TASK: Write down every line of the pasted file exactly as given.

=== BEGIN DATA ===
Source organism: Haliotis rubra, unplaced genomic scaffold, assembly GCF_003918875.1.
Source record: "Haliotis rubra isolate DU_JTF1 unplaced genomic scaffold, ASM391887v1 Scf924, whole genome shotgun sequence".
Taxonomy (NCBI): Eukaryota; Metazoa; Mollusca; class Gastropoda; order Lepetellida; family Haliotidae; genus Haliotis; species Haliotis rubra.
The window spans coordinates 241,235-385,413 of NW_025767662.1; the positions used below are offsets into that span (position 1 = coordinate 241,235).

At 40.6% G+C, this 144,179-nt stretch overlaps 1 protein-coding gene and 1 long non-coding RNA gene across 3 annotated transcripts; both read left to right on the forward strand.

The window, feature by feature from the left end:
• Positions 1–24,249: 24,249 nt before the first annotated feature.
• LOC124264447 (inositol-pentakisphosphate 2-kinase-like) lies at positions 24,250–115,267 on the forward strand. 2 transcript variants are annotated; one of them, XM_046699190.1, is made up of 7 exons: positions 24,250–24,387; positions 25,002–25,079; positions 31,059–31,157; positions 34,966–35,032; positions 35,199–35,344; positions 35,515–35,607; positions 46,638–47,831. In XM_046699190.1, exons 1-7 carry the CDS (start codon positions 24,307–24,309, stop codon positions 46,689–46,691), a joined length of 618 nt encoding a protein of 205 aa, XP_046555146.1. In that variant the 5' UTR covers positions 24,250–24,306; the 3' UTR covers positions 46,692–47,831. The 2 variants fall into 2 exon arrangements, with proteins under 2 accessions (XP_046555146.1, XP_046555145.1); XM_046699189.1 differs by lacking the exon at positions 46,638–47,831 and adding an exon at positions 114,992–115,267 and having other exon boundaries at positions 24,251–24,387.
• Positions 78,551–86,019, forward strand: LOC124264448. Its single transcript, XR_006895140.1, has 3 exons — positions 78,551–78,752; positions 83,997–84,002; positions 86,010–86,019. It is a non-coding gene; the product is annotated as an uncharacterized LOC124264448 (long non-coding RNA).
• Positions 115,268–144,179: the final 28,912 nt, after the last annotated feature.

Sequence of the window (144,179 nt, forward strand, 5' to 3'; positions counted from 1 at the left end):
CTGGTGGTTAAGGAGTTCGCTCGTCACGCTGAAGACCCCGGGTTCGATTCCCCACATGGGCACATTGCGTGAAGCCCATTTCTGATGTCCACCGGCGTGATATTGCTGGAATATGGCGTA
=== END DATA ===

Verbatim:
Source organism: Haliotis rubra, unplaced genomic scaffold, assembly GCF_003918875.1.
Source record: "Haliotis rubra isolate DU_JTF1 unplaced genomic scaffold, ASM391887v1 Scf924, whole genome shotgun sequence".
Taxonomy (NCBI): Eukaryota; Metazoa; Mollusca; class Gastropoda; order Lepetellida; family Haliotidae; genus Haliotis; species Haliotis rubra.
The window spans coordinates 241,235-385,413 of NW_025767662.1; the positions used below are offsets into that span (position 1 = coordinate 241,235).

At 40.6% G+C, this 144,179-nt stretch overlaps 1 protein-coding gene and 1 long non-coding RNA gene across 3 annotated transcripts; both read left to right on the forward strand.

The window, feature by feature from the left end:
• Positions 1–24,249: 24,249 nt before the first annotated feature.
• LOC124264447 (inositol-pentakisphosphate 2-kinase-like) lies at positions 24,250–115,267 on the forward strand. 2 transcript variants are annotated; one of them, XM_046699190.1, is made up of 7 exons: positions 24,250–24,387; positions 25,002–25,079; positions 31,059–31,157; positions 34,966–35,032; positions 35,199–35,344; positions 35,515–35,607; positions 46,638–47,831. In XM_046699190.1, exons 1-7 carry the CDS (start codon positions 24,307–24,309, stop codon positions 46,689–46,691), a joined length of 618 nt encoding a protein of 205 aa, XP_046555146.1. In that variant the 5' UTR covers positions 24,250–24,306; the 3' UTR covers positions 46,692–47,831. The 2 variants fall into 2 exon arrangements, with proteins under 2 accessions (XP_046555146.1, XP_046555145.1); XM_046699189.1 differs by lacking the exon at positions 46,638–47,831 and adding an exon at positions 114,992–115,267 and having other exon boundaries at positions 24,251–24,387.
• Positions 78,551–86,019, forward strand: LOC124264448. Its single transcript, XR_006895140.1, has 3 exons — positions 78,551–78,752; positions 83,997–84,002; positions 86,010–86,019. It is a non-coding gene; the product is annotated as an uncharacterized LOC124264448 (long non-coding RNA).
• Positions 115,268–144,179: the final 28,912 nt, after the last annotated feature.

Sequence of the window (144,179 nt, forward strand, 5' to 3'; positions counted from 1 at the left end):
CTGGTGGTTAAGGAGTTCGCTCGTCACGCTGAAGACCCCGGGTTCGATTCCCCACATGGGCACATTGCGTGAAGCCCATTTCTGATGTCCACCGGCGTGATATTGCTGGAATATGGCGTA